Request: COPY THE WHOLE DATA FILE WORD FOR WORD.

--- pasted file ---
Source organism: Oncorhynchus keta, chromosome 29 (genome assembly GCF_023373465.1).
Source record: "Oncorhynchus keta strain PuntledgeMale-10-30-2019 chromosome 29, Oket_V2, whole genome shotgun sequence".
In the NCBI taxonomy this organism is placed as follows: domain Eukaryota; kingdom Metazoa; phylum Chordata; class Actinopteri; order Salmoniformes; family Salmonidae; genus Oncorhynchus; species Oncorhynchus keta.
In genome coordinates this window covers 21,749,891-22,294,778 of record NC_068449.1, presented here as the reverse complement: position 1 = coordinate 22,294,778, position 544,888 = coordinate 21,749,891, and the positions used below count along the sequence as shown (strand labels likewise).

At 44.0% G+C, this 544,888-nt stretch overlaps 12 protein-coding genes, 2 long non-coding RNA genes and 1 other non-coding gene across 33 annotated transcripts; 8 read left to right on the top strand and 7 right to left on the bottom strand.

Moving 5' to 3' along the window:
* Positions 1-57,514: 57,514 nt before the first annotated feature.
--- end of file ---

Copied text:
Source organism: Oncorhynchus keta, chromosome 29 (genome assembly GCF_023373465.1).
Source record: "Oncorhynchus keta strain PuntledgeMale-10-30-2019 chromosome 29, Oket_V2, whole genome shotgun sequence".
In the NCBI taxonomy this organism is placed as follows: domain Eukaryota; kingdom Metazoa; phylum Chordata; class Actinopteri; order Salmoniformes; family Salmonidae; genus Oncorhynchus; species Oncorhynchus keta.
In genome coordinates this window covers 21,749,891-22,294,778 of record NC_068449.1, presented here as the reverse complement: position 1 = coordinate 22,294,778, position 544,888 = coordinate 21,749,891, and the positions used below count along the sequence as shown (strand labels likewise).

At 44.0% G+C, this 544,888-nt stretch overlaps 12 protein-coding genes, 2 long non-coding RNA genes and 1 other non-coding gene across 33 annotated transcripts; 8 read left to right on the top strand and 7 right to left on the bottom strand.

Moving 5' to 3' along the window:
* Positions 1-57,514: 57,514 nt before the first annotated feature.